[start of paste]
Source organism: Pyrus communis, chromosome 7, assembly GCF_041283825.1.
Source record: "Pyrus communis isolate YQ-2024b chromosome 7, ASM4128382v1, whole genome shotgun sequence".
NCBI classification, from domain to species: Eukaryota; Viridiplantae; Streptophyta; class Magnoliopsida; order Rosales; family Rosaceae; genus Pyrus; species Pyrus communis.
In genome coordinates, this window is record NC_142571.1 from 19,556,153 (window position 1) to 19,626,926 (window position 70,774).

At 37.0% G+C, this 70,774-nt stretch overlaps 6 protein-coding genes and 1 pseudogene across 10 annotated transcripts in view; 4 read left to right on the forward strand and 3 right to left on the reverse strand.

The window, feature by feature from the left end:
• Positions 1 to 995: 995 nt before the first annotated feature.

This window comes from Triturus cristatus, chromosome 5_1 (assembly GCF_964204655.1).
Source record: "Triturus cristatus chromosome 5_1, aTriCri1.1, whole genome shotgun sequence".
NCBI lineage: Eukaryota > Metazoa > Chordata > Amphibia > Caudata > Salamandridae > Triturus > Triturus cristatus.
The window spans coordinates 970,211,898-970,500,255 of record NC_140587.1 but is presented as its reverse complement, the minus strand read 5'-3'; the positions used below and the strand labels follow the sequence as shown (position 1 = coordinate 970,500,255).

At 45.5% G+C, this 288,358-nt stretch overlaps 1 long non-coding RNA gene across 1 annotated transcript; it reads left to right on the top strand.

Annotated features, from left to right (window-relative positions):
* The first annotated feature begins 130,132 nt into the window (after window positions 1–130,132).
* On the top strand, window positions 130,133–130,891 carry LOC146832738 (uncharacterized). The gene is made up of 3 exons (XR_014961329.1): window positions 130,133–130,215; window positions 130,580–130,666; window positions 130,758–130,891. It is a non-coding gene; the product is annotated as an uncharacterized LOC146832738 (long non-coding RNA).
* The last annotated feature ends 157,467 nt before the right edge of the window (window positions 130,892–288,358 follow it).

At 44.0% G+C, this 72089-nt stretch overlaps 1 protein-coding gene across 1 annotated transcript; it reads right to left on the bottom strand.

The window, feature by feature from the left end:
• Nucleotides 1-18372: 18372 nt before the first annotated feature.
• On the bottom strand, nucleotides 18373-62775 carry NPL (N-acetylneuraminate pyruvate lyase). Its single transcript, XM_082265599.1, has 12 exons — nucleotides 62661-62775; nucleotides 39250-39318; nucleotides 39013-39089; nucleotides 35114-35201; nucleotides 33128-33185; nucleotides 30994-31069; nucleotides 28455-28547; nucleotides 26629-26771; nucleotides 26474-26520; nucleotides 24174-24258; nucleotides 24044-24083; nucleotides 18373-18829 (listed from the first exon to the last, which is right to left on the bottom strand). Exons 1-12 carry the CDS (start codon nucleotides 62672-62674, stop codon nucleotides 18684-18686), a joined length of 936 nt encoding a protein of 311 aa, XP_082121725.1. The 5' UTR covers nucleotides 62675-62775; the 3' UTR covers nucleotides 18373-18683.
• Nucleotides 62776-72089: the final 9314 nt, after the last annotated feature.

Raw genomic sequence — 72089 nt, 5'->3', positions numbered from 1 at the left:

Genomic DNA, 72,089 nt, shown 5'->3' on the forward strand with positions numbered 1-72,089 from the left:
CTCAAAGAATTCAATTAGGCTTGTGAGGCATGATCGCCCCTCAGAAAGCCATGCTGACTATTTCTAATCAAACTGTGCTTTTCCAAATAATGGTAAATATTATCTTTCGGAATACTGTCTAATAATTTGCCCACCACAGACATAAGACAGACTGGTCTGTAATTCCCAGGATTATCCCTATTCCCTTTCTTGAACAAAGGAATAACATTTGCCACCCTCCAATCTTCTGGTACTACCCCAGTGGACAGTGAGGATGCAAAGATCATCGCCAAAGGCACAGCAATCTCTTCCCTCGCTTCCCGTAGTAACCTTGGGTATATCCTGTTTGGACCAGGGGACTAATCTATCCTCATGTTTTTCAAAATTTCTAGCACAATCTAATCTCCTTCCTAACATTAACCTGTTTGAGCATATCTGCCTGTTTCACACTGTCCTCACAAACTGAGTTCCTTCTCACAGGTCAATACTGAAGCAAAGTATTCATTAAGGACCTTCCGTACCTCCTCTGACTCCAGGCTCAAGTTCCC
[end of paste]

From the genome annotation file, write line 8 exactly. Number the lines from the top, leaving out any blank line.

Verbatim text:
This window comes from Triturus cristatus, chromosome 5_1 (assembly GCF_964204655.1).